Learning From The Past Is More Than In The Bones
by Kathryn Mortensen
Oskaloosa, Iowa – Our planet has a wealth of knowledge buried beneath her surface. For a lucky few, these treasures are found in their own backyard, and one fortunate Iowa landowner had the honor of uncovering something so special. In the archaeological community a find like a mammoth skeleton is within itself a colossal discovery. Mammoths were large elephantine like creatures who roamed the prehistoric globe. Taller than Mastodons, the Columbian Mammoth originated in the Americas and are different from woolly mammoths because they are not covered in thick hair like the woolly but rather a fine layer of hair. Columbian mammoths are typically found in warmer climates. Fossils of these behemoths have been found all over the western hemisphere. It is likely that the mammoth evolved in Africa nearly 4 million years ago then migrated from Africa to Europe about 3 million years ago, then out of Europe to North America at 1.5 million years ago. When the mammoth lived, the world was in time of extremes, when the weather changed its mind more often than it stayed the same. The Columbian mammoths we find in Iowa lived during the late Pleistocene epoch. At this particular site almost 30 bones have been uncovered, including a femur, a tibia, a fibula and the atlas vertebrae. The Columbian Mammoth’s leg can reach 13 feet tall at the shoulder, the tallest of all the mammoths. These impressive animals also had tusks jutting from their skulls. The tusks are known to reach up to 13 feet in length, and the largest reaching to 16 feet. Mammoths were vegetarians, which suited them well in their grassland environment. You would not catch them chasing after prey, at nearly 10 tons it takes quite a bit of energy to get that weight moving. An animal that massive would need to eat up to 800 pounds of food daily to sustain its mass and vitality.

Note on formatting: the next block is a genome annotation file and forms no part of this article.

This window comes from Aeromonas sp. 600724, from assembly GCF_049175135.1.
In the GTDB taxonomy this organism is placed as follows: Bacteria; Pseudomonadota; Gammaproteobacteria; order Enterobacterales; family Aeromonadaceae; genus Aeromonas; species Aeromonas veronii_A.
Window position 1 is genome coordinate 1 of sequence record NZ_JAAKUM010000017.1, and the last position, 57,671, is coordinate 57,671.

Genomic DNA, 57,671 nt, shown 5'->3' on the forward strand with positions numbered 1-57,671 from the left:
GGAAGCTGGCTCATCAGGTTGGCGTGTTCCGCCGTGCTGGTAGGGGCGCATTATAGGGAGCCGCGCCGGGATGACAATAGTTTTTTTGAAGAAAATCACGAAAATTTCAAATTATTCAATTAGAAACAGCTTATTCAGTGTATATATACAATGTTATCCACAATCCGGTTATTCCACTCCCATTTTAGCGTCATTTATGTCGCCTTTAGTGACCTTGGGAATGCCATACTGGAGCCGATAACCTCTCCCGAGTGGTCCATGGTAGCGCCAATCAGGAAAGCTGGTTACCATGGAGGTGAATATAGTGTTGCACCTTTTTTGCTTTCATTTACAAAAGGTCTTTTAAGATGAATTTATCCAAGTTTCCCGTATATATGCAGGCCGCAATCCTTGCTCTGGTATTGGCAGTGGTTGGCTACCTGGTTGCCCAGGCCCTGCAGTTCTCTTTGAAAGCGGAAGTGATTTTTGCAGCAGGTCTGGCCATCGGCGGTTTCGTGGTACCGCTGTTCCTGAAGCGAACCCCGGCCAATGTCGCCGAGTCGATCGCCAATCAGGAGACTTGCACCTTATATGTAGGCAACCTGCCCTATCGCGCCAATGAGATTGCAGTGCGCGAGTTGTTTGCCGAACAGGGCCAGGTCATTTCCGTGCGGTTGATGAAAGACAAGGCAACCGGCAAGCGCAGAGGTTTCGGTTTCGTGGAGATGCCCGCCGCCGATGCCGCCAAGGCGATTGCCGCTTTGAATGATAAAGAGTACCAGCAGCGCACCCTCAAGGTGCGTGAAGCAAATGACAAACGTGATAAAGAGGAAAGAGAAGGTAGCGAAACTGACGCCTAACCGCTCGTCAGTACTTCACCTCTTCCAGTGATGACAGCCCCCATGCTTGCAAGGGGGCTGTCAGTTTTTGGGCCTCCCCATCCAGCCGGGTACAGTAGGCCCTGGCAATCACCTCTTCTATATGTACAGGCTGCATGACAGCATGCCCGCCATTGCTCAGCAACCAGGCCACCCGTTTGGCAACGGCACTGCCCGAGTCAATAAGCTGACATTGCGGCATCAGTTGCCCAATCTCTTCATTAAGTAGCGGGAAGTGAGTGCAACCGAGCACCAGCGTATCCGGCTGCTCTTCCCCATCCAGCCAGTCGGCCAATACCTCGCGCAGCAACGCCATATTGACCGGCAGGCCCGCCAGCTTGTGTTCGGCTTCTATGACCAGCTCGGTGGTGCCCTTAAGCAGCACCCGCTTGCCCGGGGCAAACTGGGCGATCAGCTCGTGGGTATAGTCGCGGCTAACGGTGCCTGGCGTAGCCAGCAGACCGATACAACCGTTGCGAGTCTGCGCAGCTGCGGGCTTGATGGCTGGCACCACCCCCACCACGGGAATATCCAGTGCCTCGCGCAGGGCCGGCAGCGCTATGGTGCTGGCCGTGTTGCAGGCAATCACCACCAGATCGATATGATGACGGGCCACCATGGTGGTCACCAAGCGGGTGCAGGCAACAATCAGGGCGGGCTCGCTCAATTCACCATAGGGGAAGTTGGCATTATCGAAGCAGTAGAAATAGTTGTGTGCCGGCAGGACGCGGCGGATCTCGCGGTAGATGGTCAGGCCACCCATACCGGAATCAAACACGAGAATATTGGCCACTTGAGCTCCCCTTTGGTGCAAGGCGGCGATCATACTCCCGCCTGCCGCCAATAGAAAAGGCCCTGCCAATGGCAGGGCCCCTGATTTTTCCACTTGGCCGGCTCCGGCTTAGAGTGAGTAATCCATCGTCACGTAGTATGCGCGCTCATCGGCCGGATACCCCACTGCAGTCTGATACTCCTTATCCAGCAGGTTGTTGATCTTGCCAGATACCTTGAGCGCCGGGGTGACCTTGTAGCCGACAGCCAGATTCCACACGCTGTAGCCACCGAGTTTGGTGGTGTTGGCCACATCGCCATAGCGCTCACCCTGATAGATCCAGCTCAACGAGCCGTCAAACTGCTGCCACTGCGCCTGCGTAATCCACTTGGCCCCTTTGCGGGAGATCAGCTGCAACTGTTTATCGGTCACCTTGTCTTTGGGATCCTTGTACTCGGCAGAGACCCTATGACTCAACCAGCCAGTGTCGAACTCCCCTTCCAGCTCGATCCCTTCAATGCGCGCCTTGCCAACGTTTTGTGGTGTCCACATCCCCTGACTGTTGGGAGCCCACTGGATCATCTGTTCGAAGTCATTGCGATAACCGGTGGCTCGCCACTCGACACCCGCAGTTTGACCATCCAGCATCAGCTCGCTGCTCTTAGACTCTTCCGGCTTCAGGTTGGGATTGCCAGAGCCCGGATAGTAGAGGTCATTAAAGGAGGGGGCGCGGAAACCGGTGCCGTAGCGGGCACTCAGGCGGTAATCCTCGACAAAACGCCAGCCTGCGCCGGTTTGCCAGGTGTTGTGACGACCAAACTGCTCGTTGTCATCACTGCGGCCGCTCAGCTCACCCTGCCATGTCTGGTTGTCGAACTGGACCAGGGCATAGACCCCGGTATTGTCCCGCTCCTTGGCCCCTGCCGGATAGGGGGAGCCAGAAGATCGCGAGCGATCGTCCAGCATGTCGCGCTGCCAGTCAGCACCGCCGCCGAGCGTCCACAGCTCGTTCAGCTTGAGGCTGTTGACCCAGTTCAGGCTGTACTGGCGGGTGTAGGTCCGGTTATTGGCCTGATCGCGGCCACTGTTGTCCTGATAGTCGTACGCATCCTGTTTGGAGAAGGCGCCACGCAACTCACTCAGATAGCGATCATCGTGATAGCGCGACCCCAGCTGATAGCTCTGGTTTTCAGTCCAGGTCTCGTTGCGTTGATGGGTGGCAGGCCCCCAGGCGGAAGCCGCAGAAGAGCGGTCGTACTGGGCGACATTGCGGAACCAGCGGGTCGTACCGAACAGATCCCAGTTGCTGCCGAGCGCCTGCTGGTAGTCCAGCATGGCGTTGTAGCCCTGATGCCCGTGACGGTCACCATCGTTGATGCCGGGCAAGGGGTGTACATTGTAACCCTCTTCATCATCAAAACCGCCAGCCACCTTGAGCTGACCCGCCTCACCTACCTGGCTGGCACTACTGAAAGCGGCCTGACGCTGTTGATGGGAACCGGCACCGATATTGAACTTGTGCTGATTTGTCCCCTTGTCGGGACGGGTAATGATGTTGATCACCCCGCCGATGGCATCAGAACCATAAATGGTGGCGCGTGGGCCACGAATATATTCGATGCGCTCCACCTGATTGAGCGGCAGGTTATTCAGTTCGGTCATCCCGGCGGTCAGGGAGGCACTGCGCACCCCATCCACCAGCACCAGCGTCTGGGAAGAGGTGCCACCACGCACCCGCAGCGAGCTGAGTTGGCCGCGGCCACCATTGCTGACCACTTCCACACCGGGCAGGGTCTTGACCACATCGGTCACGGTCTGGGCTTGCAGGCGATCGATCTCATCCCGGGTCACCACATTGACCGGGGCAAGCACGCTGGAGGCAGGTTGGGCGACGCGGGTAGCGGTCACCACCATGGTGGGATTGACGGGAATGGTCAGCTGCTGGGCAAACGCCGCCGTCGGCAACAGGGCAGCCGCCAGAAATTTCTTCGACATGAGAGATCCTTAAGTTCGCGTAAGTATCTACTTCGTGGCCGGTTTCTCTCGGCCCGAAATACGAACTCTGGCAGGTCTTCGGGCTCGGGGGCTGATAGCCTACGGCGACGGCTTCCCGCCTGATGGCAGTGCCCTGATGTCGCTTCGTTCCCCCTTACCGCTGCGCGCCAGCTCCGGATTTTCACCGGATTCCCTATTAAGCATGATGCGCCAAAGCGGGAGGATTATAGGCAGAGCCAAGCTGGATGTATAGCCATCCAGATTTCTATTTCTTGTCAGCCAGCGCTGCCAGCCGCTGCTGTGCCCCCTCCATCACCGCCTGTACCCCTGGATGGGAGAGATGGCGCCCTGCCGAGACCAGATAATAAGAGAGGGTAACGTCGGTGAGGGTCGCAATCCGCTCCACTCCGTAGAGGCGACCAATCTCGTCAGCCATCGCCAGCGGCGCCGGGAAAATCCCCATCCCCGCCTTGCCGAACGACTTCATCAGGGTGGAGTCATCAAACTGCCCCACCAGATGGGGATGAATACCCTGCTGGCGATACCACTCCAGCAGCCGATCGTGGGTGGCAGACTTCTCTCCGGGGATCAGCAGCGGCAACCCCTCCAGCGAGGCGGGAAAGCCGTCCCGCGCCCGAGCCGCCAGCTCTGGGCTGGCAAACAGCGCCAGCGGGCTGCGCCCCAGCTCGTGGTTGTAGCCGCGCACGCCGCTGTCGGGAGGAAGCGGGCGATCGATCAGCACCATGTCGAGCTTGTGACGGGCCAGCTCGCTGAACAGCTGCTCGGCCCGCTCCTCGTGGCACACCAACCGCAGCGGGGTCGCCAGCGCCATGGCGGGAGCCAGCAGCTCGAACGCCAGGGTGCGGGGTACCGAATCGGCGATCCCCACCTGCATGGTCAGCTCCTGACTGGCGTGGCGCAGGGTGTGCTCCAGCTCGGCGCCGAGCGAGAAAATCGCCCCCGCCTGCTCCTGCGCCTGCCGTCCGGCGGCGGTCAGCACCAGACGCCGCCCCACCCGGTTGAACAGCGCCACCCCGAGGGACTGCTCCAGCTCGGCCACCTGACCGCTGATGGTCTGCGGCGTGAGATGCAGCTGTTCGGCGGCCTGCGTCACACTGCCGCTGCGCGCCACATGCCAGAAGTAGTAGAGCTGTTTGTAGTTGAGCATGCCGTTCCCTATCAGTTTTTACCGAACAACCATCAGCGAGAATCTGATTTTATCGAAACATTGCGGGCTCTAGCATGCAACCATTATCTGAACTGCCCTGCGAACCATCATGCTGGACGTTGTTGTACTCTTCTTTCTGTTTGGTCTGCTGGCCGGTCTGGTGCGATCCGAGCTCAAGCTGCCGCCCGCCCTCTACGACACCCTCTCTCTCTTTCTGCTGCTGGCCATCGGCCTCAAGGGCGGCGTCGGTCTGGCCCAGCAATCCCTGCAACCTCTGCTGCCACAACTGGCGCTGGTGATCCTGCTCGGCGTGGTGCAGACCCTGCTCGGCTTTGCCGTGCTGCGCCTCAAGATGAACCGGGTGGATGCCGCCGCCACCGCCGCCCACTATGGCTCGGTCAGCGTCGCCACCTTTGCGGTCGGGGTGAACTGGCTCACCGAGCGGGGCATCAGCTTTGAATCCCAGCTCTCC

The site in Iowa was found merely by accident. Almost 2 years ago while gathering berries with his sons a lucky land owner saw something sticking out of the dirt. With sticks and their bare hands they began digging the strange looking object out of the side of the creek bed. It took them nearly an hour and a half to finally get it out of the dirt, when they did they discovered it was something exceptional. They had extracted a mammoth femur from the earth. The head of the femur was what they originally saw poking out of the soil, blackened from exposure. A mammoth femur is a most impressive specimen, it is one of the longest bones in the mammoth’s body. This land owner did everything in his power to keep the bone from drying out and cracking but nature sometimes gets the better of us. The femur did crack from becoming dry but not so much as to ruin the bone. Soon to follow were more leg bones, and other bones are being continually being revealed. Finding this many bones at one site is a feat that should be recognized all on its own. Nature, scavengers and the weather can scatter bones, especially the smaller ones, over long distances. But, the simple fact that this site has such a variety of bones, large like the femur and small like a toe bone, is outstanding. It can give the researcher a more holistic view of the life of a Columbian mammoth. This mammoth has been dated to around 12,000 years ago. This time period can be acknowledged through various dating methods. One way is to date the plants and pollen that are on the same stratum level as the mammoth. This gives the researchers more accurate dates of when our big friend would have lived. These immense quadrupeds not only lived in their environment but helped to create their surroundings, much like what humans do today.
The mammoth was a magnificent creature that would have put many of our common animals to shame. It once roamed this land as king, unhindered by today’s contemporary problems. Although the mammoth’s time has ended, its remains will be our window to the past. The Earth has so many secrets and wonders hidden beneath her surface. We may never know what the planet Earth has concealed from us, but not knowing is half the fun.